Tesla releases partial autopilot & infotainment suite code on Github.

Hey all, yesterday’s story was about Google and how the takedown of its longstanding ‘don’t be evil’ policy is an especially bad omen in the face of it becoming a literal military contractor by building project maven for the Pentagon. It is a sentiment I fully believe in and the precedent it sets scares me a lot. That being said it was more political than I like and was poorly received by the public, I think mainly for the title but also the fact that I had my sarcasm turned up to eleven, live and learn. So while not apologizing for what I believe in, I do want the tone of today’s article to show the other extreme.

So in that vein lets turn our attention to Tesla Motors who open sourced a chunk of its autonomous vehicle code and infotainment suite code on Github yesterday. The company had been getting flack for not doing it sooner though since it ships it’s cars with code installed that claims to be protected under the GPL, or General Public License. The license paraphrased states that any user can edit the code providing said user publishes that code under the same open source caveat. Publishing the code though was exactly what Tesla failed to do.

Even with that former controversy, I think that Tesla did exactly what it should have in this case. They were responsible and took the time to examine their liability in releasing the code of a machine which is more than capable of killing a person if it were to get out of control. It would seem that they also published only a portion of the code in an effort to prevent overenthusiastic DIYers from running out and building their own autonomous cars. Blindly handing it over to the public would be bad. But hiding it totally away is also bad. Remember for every bad actor you can imagine who is digging through this code there are plenty of white hat hacker/developer types who probably own their own Tesla’s and are very interested in auditing the security of the vehicles they use daily. I would argue that these people are in many cases better at building secure devices than the overworked Tesla engineers who inevitably are pressured to get products out the door before they are comfortable with their perceived completeness. If a person buys a product and has the training in a certain specialty pertaining to the product then they need the freedom to be able to disassemble the product to understand how it works, and more importantly, why using it will be safe for himself and his family. That being said the company also has a reasonable responsibility to protect the public from actors who could potentially weaponize this technology. Be it a hobbyist or a foreign agent or anyone else.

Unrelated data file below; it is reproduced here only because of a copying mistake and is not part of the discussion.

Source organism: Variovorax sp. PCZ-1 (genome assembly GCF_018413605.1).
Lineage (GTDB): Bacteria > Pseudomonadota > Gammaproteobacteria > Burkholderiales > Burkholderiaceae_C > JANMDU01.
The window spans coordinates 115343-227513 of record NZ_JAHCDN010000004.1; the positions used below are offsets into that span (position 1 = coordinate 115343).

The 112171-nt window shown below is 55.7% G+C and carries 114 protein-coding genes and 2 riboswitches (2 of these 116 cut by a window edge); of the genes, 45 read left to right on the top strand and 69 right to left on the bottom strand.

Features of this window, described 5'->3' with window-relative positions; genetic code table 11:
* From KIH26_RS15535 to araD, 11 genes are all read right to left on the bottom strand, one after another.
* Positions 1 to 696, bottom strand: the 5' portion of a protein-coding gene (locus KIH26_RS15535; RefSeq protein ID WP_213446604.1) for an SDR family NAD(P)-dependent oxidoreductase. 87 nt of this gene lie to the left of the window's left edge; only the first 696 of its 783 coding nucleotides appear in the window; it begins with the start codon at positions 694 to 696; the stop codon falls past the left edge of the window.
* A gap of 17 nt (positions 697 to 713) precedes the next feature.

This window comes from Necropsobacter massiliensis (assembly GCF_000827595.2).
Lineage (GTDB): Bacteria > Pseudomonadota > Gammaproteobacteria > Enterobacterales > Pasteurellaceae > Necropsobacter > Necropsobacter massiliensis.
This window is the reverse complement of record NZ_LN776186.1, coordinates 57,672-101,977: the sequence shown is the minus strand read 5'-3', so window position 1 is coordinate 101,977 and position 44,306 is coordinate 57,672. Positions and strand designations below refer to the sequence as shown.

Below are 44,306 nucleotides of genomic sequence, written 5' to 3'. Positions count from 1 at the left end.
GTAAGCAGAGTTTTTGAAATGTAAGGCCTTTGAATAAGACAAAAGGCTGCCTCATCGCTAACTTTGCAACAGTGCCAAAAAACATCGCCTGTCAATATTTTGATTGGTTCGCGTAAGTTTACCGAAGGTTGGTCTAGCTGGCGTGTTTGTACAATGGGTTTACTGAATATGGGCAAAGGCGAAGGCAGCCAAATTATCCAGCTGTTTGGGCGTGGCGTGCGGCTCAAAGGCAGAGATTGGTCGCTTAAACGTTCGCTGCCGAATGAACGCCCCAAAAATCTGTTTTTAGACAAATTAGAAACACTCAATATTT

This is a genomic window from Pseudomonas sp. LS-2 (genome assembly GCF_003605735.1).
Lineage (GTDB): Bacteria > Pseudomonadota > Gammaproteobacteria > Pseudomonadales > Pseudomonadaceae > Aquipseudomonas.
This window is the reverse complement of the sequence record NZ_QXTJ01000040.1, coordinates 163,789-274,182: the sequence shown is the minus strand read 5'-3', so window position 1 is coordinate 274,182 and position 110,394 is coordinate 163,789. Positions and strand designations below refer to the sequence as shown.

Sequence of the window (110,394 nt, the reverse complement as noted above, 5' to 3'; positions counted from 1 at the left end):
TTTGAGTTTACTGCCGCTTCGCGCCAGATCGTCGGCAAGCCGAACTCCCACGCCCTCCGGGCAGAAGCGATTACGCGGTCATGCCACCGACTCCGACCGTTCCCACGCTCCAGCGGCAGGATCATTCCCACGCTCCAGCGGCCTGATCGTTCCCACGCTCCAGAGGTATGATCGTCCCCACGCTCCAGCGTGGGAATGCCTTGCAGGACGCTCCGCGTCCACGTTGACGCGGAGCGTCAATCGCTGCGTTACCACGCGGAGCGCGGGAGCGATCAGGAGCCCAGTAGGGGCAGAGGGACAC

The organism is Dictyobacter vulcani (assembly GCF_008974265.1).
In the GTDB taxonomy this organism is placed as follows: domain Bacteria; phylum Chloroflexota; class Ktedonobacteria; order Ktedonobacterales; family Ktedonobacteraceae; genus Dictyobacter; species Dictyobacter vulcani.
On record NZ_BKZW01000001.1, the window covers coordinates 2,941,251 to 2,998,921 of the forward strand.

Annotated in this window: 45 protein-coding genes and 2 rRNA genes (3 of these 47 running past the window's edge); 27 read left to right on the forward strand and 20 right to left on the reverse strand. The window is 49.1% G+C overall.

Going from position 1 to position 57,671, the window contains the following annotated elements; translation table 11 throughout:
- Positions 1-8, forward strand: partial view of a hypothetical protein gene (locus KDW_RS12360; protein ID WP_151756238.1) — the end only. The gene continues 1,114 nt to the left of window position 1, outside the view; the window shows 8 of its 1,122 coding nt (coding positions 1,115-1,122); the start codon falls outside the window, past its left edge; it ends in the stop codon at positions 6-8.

They certainly have a responsibility not to take their autonomous vehicles, slap sentry turrets on top of them and sell them to the Pentagon for big profits. Sorry, no preaching. I promise the only last thing I will say on the topic is that any time you take a firearm, attach it to a computer, and then decide whether people live or die based on a line of if-else statements it is irresponsible at best.

The Tesla Github repository can be found here.

Entirety of Pokemon Red for Gameboy, encoded into Minecraft red stone.

21 months of work and 357,000 command blocks, a truly spectacular project by MrSquishy.

Game-Ception: Pokemon Red Playable Inside Minecraft

If you’ve ever wanted to take a dive into and visualize a game’s code, this could be a seminal example in a literal sense. After twenty-one months of effort, the entire Pokemon Red game is now playable inside Minecraft. [Mr. Squishy] is the mad genius behind this project, laboriously re-coding the game literally block by block.

Every Nintendo Switch out today will be forever hackable.

So apparently there is a BIOS exploit in all existing Nintendo Switches that allow the Linux kernel to be loaded. And apparently it exists in all Tegra X1 processors.

Source: “Every Nintendo Switch can be hacked, and the tools just went… » Forbes

The $37,000 Rental.

Hi truck!!